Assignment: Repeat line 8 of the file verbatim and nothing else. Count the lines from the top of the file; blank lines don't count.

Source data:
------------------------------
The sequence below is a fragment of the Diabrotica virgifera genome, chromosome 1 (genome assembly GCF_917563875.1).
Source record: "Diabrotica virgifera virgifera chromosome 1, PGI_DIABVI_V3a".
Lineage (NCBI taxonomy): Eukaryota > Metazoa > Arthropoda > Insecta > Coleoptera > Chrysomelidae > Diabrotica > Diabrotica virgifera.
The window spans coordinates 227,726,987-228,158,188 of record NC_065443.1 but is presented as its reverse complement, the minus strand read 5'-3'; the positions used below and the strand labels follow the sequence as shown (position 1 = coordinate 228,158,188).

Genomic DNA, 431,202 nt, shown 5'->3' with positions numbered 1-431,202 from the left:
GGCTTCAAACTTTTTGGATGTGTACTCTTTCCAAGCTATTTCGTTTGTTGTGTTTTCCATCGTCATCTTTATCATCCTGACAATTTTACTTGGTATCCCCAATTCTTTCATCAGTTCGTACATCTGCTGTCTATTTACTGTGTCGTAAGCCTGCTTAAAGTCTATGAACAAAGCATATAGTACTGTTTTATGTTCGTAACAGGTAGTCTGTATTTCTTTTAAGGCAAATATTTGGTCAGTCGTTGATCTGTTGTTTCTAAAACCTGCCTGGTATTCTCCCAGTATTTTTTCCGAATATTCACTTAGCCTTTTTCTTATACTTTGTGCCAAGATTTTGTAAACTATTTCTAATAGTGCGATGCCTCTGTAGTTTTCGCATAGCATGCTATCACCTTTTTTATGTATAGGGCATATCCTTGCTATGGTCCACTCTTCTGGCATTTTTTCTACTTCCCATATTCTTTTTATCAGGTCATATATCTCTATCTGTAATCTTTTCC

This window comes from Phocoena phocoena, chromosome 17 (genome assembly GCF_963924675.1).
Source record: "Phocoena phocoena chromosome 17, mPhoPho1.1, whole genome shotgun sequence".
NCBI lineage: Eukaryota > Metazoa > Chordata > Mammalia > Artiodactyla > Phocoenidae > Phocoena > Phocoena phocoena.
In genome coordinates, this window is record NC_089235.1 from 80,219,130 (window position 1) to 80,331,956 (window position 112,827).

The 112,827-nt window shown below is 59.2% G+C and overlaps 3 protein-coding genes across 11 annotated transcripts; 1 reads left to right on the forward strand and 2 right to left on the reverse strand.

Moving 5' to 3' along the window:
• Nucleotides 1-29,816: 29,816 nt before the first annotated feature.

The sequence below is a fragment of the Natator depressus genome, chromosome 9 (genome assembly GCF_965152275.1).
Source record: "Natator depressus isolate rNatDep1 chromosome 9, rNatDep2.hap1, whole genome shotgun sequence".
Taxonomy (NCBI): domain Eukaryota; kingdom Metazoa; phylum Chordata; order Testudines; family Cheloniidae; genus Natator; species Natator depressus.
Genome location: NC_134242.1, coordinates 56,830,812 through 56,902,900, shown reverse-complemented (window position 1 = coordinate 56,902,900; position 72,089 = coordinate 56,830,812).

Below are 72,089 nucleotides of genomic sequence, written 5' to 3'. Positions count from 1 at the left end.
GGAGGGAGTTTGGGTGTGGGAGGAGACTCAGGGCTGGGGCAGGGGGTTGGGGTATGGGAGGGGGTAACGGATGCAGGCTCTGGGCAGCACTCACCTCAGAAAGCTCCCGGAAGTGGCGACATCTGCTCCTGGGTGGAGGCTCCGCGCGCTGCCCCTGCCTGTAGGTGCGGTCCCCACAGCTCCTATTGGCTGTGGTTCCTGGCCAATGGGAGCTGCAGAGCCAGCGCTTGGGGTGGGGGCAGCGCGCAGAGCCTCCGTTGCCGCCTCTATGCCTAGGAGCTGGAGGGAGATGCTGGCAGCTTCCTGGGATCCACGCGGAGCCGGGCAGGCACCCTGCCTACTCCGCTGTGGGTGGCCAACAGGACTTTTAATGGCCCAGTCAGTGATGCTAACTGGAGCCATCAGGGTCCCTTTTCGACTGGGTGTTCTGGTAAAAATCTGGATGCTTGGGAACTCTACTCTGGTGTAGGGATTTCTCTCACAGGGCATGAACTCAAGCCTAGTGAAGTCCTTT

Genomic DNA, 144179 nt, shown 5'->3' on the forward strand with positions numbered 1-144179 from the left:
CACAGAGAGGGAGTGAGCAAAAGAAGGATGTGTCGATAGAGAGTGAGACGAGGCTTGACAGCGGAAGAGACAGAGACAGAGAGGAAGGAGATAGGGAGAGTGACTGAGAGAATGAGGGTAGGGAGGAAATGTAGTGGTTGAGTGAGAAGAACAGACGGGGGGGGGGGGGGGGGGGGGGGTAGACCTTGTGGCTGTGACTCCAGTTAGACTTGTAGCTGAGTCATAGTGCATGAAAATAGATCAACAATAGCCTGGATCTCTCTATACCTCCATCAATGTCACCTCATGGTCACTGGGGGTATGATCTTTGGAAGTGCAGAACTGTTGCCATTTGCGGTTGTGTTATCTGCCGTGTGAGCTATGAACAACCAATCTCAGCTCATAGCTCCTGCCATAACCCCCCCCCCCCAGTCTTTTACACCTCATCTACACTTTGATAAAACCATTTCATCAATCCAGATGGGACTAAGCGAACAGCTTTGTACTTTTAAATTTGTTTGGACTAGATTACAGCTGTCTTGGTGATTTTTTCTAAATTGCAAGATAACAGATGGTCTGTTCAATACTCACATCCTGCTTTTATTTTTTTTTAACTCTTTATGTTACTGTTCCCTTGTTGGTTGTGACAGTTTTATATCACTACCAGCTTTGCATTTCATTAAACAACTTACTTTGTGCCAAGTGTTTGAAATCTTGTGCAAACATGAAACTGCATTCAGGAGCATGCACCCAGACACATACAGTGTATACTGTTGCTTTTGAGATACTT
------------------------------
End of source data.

Source record: "Phocoena phocoena chromosome 17, mPhoPho1.1, whole genome shotgun sequence".